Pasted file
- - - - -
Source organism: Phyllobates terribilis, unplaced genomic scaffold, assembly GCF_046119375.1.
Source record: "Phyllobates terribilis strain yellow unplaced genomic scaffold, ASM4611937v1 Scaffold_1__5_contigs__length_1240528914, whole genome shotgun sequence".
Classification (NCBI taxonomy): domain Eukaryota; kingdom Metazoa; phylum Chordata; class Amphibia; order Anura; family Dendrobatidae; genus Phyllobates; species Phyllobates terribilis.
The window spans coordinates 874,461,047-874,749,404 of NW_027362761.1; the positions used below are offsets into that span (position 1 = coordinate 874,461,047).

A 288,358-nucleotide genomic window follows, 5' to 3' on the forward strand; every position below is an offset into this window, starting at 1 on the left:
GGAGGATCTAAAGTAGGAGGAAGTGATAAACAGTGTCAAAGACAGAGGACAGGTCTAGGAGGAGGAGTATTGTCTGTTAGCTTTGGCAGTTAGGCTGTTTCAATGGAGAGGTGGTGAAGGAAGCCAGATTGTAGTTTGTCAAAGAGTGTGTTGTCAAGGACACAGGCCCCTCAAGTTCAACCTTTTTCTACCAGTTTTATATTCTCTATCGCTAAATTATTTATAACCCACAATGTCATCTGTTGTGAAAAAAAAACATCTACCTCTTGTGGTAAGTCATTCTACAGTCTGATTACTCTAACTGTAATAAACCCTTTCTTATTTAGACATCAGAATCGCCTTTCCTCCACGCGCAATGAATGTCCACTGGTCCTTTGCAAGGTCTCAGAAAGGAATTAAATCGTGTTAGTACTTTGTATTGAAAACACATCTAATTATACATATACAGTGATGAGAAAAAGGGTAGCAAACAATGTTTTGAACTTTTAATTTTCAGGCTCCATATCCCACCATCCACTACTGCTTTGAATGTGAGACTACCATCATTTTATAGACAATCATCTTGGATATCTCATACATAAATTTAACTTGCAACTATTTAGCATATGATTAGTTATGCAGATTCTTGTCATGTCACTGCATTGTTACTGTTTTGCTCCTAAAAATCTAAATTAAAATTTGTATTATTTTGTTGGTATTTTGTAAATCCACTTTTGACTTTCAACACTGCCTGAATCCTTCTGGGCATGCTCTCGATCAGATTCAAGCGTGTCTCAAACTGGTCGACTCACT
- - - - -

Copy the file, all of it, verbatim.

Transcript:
Source organism: Phyllobates terribilis, unplaced genomic scaffold, assembly GCF_046119375.1.
Source record: "Phyllobates terribilis strain yellow unplaced genomic scaffold, ASM4611937v1 Scaffold_1__5_contigs__length_1240528914, whole genome shotgun sequence".
Classification (NCBI taxonomy): domain Eukaryota; kingdom Metazoa; phylum Chordata; class Amphibia; order Anura; family Dendrobatidae; genus Phyllobates; species Phyllobates terribilis.
The window spans coordinates 874,461,047-874,749,404 of NW_027362761.1; the positions used below are offsets into that span (position 1 = coordinate 874,461,047).

A 288,358-nucleotide genomic window follows, 5' to 3' on the forward strand; every position below is an offset into this window, starting at 1 on the left:
GGAGGATCTAAAGTAGGAGGAAGTGATAAACAGTGTCAAAGACAGAGGACAGGTCTAGGAGGAGGAGTATTGTCTGTTAGCTTTGGCAGTTAGGCTGTTTCAATGGAGAGGTGGTGAAGGAAGCCAGATTGTAGTTTGTCAAAGAGTGTGTTGTCAAGGACACAGGCCCCTCAAGTTCAACCTTTTTCTACCAGTTTTATATTCTCTATCGCTAAATTATTTATAACCCACAATGTCATCTGTTGTGAAAAAAAAACATCTACCTCTTGTGGTAAGTCATTCTACAGTCTGATTACTCTAACTGTAATAAACCCTTTCTTATTTAGACATCAGAATCGCCTTTCCTCCACGCGCAATGAATGTCCACTGGTCCTTTGCAAGGTCTCAGAAAGGAATTAAATCGTGTTAGTACTTTGTATTGAAAACACATCTAATTATACATATACAGTGATGAGAAAAAGGGTAGCAAACAATGTTTTGAACTTTTAATTTTCAGGCTCCATATCCCACCATCCACTACTGCTTTGAATGTGAGACTACCATCATTTTATAGACAATCATCTTGGATATCTCATACATAAATTTAACTTGCAACTATTTAGCATATGATTAGTTATGCAGATTCTTGTCATGTCACTGCATTGTTACTGTTTTGCTCCTAAAAATCTAAATTAAAATTTGTATTATTTTGTTGGTATTTTGTAAATCCACTTTTGACTTTCAACACTGCCTGAATCCTTCTGGGCATGCTCTCGATCAGATTCAAGCGTGTCTCAAACTGGTCGACTCACT